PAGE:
April 3, 2016
Poverty Inc. film by Michael Matheson Miller
“Fighting poverty is big business. But who profits the most?” is the tagline for the documentary film “Poverty, Inc.” Ellen and I saw last week. As you might expect, the film offers many examples of NGOs, charitable and government organizations, however well meaning, that end up not delivering what the people in need most need, and continuing a presence long after they should be gone.
Disaster relief is generally accepted as worthwhile, but the on-going injections of food and clothing, for example, are seen to disrupt local markets perfectly capable of delivering the goods.
A popular form of aid in Haiti after the devastating 2010 earthquake was to establish orphanages, and to help arrange for Western adoptions. It was found that 80% of the children in the orphanages actually had at least one living parent in Haiti (often who visited regularly). Parents put their children into orphanages to ensure they received food, clothing, education and medicines. The aid agencies were, and still are, inadvertently splitting families.
Suggestions for development included:
- do some serious research before stepping in to offer assistance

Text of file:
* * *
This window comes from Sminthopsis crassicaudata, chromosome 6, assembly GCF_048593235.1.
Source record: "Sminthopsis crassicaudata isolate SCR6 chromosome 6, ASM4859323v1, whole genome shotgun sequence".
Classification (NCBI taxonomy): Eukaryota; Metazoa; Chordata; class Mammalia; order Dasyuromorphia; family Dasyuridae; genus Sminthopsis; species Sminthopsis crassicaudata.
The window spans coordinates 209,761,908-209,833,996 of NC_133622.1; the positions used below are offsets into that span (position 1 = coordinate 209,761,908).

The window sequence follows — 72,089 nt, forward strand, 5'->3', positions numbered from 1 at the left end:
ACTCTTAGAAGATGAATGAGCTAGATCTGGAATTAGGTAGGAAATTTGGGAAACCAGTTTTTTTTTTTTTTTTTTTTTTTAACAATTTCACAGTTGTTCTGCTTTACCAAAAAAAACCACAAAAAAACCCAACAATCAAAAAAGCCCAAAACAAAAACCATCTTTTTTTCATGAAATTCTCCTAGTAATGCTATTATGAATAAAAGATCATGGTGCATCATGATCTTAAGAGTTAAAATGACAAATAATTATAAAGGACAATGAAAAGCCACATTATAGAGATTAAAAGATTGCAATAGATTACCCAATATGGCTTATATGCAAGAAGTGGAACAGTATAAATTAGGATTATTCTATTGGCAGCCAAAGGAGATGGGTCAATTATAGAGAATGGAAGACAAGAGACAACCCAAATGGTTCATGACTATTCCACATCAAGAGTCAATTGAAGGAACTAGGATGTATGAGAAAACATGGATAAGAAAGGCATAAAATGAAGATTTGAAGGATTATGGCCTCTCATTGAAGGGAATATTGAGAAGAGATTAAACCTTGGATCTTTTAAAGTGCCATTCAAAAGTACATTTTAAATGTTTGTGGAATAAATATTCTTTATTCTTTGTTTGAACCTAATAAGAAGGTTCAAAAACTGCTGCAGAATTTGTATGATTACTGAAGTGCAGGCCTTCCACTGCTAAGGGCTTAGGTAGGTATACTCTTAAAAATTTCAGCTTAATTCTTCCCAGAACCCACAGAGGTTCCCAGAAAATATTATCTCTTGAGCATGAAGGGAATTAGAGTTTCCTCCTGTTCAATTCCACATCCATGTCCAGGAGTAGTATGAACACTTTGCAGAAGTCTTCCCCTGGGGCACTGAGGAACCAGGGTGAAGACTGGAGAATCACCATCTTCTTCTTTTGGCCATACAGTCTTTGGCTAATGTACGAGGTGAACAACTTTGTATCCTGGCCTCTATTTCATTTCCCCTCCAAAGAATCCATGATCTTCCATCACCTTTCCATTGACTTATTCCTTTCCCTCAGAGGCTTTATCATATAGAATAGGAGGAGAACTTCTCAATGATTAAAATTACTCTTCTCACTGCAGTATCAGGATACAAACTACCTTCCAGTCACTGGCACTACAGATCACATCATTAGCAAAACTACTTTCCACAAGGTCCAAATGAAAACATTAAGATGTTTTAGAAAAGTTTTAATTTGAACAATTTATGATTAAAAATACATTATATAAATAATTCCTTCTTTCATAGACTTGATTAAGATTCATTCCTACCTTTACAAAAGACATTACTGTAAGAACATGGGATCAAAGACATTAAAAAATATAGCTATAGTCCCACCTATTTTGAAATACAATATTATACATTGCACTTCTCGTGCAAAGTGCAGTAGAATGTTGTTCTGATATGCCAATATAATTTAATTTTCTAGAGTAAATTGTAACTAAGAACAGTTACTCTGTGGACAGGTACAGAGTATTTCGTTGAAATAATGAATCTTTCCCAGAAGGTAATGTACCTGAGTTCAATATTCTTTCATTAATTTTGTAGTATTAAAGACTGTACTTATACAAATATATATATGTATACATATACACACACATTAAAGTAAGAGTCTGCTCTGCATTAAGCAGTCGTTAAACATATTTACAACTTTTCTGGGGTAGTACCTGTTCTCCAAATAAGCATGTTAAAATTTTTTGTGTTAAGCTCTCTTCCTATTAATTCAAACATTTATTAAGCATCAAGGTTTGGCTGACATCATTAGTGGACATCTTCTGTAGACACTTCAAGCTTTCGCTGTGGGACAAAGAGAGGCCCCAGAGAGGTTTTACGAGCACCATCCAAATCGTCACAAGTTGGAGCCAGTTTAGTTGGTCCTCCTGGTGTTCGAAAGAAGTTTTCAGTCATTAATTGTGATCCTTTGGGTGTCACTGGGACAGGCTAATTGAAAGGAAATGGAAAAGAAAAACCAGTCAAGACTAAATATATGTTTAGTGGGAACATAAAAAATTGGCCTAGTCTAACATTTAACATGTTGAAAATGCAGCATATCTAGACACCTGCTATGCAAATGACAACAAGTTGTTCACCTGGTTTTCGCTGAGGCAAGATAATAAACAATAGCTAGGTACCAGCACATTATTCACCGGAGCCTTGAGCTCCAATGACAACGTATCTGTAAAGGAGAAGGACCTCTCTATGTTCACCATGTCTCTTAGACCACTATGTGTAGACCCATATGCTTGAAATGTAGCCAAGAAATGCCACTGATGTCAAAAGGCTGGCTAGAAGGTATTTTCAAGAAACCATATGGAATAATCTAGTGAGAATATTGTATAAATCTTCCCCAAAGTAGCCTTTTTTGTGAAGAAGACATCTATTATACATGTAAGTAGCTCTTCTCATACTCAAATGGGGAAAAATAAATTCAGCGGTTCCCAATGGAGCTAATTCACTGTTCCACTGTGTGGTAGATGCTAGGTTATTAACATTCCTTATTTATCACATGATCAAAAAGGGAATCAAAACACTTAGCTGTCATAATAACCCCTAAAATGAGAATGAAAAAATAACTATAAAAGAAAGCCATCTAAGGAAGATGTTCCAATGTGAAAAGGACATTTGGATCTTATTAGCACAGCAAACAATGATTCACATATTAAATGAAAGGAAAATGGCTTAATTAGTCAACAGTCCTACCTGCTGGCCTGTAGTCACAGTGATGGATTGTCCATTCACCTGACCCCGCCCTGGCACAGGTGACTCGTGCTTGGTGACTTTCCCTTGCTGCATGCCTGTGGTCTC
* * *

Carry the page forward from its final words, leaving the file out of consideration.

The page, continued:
- work with locals to determine and deliver the best form of help
- providing training and access to new markets, working as partners with local staff
- be aware that organizations naturally tend towards becoming unconsciously self-serving, and
- build in review mechanisms, and exit plans into their projects.
It is worth pondering that if we can’t solve poverty within our own culture/system, what chance do we have of solving poverty in a culture/system we may not understand. Helping others is still important, but as was the film’s theme – how best to follow the lead and need of the local people.
The micro picture challenge – how to help people be successful on their own terms within their existing political/economic system.
The macro picture challenge – what is their ideal political/economic system, who gets to determine that, and what role can outsiders legitimately play in the system change of other countries (bureaucracy, property rights, laws, etc.).
Poverty Inc. also highlights the work of 19th century sociologist Émile Durkheim on “social facts”, or the cultural box within which we view problems and potential solutions. To get out of that box is a monumental task. Again, what mechanisms can be built into the system to build awareness of our box (as I believe our box can change but we will still be in a new sort of mental/cultural box), and to collaborate successfully with people whose boxes are different from ours.
The film’s creators wanted to elevate the global poverty discussion, and we believe they well-achieved their purpose.